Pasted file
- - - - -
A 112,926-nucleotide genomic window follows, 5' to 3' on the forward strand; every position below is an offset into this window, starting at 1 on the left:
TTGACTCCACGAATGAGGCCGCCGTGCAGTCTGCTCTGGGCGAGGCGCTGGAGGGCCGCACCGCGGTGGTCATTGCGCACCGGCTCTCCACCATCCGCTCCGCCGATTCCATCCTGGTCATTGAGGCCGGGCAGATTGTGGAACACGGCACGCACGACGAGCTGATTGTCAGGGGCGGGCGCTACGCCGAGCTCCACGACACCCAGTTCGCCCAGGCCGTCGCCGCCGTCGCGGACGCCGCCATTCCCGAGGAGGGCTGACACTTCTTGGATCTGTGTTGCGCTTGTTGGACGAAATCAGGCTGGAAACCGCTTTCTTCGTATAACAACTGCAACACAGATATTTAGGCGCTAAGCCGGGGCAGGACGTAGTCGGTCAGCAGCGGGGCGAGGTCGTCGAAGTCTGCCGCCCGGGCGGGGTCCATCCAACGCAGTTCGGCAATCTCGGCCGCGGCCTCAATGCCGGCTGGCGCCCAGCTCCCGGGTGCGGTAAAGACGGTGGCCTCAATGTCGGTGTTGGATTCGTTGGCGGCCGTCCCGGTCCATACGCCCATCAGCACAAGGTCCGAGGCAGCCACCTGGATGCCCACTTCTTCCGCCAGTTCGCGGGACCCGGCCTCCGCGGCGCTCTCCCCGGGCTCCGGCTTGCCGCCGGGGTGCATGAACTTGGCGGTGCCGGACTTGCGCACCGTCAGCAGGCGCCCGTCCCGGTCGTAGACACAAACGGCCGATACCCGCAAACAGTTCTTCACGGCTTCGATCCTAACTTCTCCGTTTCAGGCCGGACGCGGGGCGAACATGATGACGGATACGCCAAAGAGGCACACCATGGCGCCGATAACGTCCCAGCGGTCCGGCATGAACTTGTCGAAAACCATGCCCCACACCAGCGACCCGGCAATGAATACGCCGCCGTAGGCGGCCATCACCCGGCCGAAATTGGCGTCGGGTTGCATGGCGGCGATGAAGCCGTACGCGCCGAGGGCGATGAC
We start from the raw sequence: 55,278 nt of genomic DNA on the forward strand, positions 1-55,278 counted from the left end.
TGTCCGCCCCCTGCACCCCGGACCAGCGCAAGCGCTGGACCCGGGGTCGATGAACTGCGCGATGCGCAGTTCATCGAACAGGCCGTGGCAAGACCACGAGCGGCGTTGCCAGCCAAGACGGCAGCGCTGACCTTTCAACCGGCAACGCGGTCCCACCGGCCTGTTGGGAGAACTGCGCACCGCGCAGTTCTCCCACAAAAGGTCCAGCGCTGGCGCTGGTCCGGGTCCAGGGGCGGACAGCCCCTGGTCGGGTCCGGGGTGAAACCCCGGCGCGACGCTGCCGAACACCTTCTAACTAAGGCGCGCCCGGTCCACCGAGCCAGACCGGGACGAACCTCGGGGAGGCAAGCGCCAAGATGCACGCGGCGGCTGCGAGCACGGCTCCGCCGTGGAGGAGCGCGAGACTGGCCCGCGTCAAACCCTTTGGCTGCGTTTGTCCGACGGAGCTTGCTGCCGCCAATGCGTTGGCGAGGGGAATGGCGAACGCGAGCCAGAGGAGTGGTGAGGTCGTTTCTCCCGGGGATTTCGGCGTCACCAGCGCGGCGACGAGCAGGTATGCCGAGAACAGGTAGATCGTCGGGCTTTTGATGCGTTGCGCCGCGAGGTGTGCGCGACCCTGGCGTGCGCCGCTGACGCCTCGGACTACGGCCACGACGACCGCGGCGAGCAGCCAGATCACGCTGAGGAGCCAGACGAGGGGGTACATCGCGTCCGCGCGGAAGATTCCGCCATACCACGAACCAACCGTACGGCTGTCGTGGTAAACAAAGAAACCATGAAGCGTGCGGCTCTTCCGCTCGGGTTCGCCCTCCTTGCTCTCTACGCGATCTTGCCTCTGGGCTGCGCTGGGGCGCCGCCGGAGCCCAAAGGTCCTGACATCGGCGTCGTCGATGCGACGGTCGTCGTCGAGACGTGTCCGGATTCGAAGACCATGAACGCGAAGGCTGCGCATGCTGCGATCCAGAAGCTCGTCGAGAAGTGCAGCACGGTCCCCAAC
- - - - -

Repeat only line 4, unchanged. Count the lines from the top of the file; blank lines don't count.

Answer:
TGTCCGCCCCCTGCACCCCGGACCAGCGCAAGCGCTGGACCCGGGGTCGATGAACTGCGCGATGCGCAGTTCATCGAACAGGCCGTGGCAAGACCACGAGCGGCGTTGCCAGCCAAGACGGCAGCGCTGACCTTTCAACCGGCAACGCGGTCCCACCGGCCTGTTGGGAGAACTGCGCACCGCGCAGTTCTCCCACAAAAGGTCCAGCGCTGGCGCTGGTCCGGGTCCAGGGGCGGACAGCCCCTGGTCGGGTCCGGGGTGAAACCCCGGCGCGACGCTGCCGAACACCTTCTAACTAAGGCGCGCCCGGTCCACCGAGCCAGACCGGGACGAACCTCGGGGAGGCAAGCGCCAAGATGCACGCGGCGGCTGCGAGCACGGCTCCGCCGTGGAGGAGCGCGAGACTGGCCCGCGTCAAACCCTTTGGCTGCGTTTGTCCGACGGAGCTTGCTGCCGCCAATGCGTTGGCGAGGGGAATGGCGAACGCGAGCCAGAGGAGTGGTGAGGTCGTTTCTCCCGGGGATTTCGGCGTCACCAGCGCGGCGACGAGCAGGTATGCCGAGAACAGGTAGATCGTCGGGCTTTTGATGCGTTGCGCCGCGAGGTGTGCGCGACCCTGGCGTGCGCCGCTGACGCCTCGGACTACGGCCACGACGACCGCGGCGAGCAGCCAGATCACGCTGAGGAGCCAGACGAGGGGGTACATCGCGTCCGCGCGGAAGATTCCGCCATACCACGAACCAACCGTACGGCTGTCGTGGTAAACAAAGAAACCATGAAGCGTGCGGCTCTTCCGCTCGGGTTCGCCCTCCTTGCTCTCTACGCGATCTTGCCTCTGGGCTGCGCTGGGGCGCCGCCGGAGCCCAAAGGTCCTGACATCGGCGTCGTCGATGCGACGGTCGTCGTCGAGACGTGTCCGGATTCGAAGACCATGAACGCGAAGGCTGCGCATGCTGCGATCCAGAAGCTCGTCGAGAAGTGCAGCACGGTCCCCAAC